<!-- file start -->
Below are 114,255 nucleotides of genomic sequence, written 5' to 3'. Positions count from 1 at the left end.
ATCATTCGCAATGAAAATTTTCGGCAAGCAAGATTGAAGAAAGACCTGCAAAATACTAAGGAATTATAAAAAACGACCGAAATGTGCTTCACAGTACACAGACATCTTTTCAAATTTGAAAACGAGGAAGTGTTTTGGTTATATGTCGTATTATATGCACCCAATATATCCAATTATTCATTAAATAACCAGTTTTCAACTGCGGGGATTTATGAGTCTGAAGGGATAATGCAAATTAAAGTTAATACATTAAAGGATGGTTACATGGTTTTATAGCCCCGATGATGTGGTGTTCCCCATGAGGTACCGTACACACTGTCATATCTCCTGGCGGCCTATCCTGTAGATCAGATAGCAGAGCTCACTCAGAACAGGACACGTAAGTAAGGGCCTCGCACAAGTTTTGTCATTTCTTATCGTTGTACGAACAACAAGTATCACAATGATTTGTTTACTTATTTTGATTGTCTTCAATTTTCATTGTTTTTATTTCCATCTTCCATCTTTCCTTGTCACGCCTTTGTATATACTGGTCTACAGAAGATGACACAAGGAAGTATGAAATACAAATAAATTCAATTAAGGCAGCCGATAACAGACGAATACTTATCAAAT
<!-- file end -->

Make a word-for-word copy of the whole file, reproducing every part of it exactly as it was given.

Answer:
Below are 114,255 nucleotides of genomic sequence, written 5' to 3'. Positions count from 1 at the left end.
ATCATTCGCAATGAAAATTTTCGGCAAGCAAGATTGAAGAAAGACCTGCAAAATACTAAGGAATTATAAAAAACGACCGAAATGTGCTTCACAGTACACAGACATCTTTTCAAATTTGAAAACGAGGAAGTGTTTTGGTTATATGTCGTATTATATGCACCCAATATATCCAATTATTCATTAAATAACCAGTTTTCAACTGCGGGGATTTATGAGTCTGAAGGGATAATGCAAATTAAAGTTAATACATTAAAGGATGGTTACATGGTTTTATAGCCCCGATGATGTGGTGTTCCCCATGAGGTACCGTACACACTGTCATATCTCCTGGCGGCCTATCCTGTAGATCAGATAGCAGAGCTCACTCAGAACAGGACACGTAAGTAAGGGCCTCGCACAAGTTTTGTCATTTCTTATCGTTGTACGAACAACAAGTATCACAATGATTTGTTTACTTATTTTGATTGTCTTCAATTTTCATTGTTTTTATTTCCATCTTCCATCTTTCCTTGTCACGCCTTTGTATATACTGGTCTACAGAAGATGACACAAGGAAGTATGAAATACAAATAAATTCAATTAAGGCAGCCGATAACAGACGAATACTTATCAAAT